Board makes no move on refinancing or new investment
Aabar share price declines but mood remains buoyant
Aabar Investments stock fell to its lowest level this year after the company said its board of directors made no decisions on refinancing debts and making future investments. Shares in Aabar, which are listed on the Abu Dhabi Securities Exchange, fell by 5.2 per cent yesterday to Dh1.62, tracking a decline in prices in Abu Dhabi and Dubai. The stock has lost more than 21 per cent so far this year. Aabar is 71 per cent owned by the International Petroleum Investment Company (IPIC), which in turn is wholly owned by the Abu Dhabi Government. The remaining Aabar shares are publicly traded.
The board of directors called a meeting last Thursday to "consider refinancing opportunities for existing indebtedness of the company" and to weigh "future projects and investment opportunities", according to a statement posted on the Abu Dhabi bourse's website. Despite the board's failure to adopt any resolutions at the meeting and the ensuing stock price decline, Aabar is expected to have little trouble managing debts coming due this year or raising money for new investments. Its majority ownership by IPIC gives it strong ties with a government investment vehicle that has shown staunch support in the past. Just last month, Aabar announced that IPIC had extended Dh1.5 billion (US$408.3 million) to the company in the form of a bond that converts into Aabar shares.
The bond built on billions of dirhams injected by IPIC in the same manner over the past two years, helping Aabar grow from a small energy company into one of Abu Dhabi's most visible investment vehicles. The transformation saw Aabar acquire a 32 per cent stake in Richard Branson's space tourism venture Virgin Galactic last year, as well as part of Banco Santander's Brazilian subsidiary and financial-sector interests in Europe. Its largest move was the $2.7bn it paid for 9.1 per cent of Daimler, making it the German car giant's biggest shareholder.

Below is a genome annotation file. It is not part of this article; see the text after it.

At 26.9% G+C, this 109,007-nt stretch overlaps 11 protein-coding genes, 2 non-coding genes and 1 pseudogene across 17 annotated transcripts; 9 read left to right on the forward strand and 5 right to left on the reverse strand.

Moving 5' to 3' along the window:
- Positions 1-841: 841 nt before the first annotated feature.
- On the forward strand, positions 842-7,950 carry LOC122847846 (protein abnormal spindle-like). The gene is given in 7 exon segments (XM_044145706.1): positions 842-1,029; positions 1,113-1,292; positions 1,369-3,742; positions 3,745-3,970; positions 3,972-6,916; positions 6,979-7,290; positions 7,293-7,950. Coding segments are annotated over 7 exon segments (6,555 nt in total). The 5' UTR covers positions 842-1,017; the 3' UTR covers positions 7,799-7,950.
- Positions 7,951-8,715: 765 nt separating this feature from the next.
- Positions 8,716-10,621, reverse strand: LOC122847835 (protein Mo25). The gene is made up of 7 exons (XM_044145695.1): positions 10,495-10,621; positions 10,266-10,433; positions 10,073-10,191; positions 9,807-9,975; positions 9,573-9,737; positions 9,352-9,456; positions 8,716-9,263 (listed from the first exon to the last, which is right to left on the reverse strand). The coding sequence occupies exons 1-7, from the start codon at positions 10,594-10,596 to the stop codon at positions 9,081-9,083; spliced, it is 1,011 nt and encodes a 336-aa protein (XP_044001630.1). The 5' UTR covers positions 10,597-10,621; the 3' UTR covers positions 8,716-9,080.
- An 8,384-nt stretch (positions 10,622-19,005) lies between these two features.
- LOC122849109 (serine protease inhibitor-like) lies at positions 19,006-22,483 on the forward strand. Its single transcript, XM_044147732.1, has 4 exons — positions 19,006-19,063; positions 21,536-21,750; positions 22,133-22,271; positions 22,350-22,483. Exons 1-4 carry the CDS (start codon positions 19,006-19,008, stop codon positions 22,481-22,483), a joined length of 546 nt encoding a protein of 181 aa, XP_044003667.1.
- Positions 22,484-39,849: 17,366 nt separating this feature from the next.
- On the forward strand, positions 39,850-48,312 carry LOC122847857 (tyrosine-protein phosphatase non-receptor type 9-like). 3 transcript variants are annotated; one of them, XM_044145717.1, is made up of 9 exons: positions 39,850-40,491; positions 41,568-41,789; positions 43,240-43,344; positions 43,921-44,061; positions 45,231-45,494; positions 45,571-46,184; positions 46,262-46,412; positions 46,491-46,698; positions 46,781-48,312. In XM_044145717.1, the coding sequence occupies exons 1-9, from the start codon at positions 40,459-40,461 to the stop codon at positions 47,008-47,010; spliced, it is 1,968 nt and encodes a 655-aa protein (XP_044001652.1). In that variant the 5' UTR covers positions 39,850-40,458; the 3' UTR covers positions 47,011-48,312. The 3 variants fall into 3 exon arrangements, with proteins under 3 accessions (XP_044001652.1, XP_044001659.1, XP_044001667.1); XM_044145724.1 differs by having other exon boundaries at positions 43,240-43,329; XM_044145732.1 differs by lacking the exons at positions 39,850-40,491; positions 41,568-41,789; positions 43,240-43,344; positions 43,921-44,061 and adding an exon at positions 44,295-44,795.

The buying spree, fuelled by IPIC's bonds and borrowings from international banks and investors, led to a period of fast growth. Aabar's assets were worth Dh37.2bn at the end of last year, according to its financial statements, up from Dh3.2bn at the end of 2008. Government-owned entities in Abu Dhabi have come under pressure recently from credit ratings agencies as they change how they rate quasi-sovereign companies. Moody's Investors Service in March downgraded six companies either partially or fully owned by the Abu Dhabi Government, including IPIC. Aabar is not rated by any of the three main international agencies.
Credit ratings affect the interest rates companies and governments must pay when they borrow. But IPIC still has some of the highest ratings on Moody's scale and Aabar's ability to handle its debt load and secure refinancing at favourable terms does not appear to be in question. "I don't think they would have a problem getting anybody to finance a position," said Akram Annous, a fund manager at Al Mal Capital in Dubai. Aabar executives could not be reached for comment.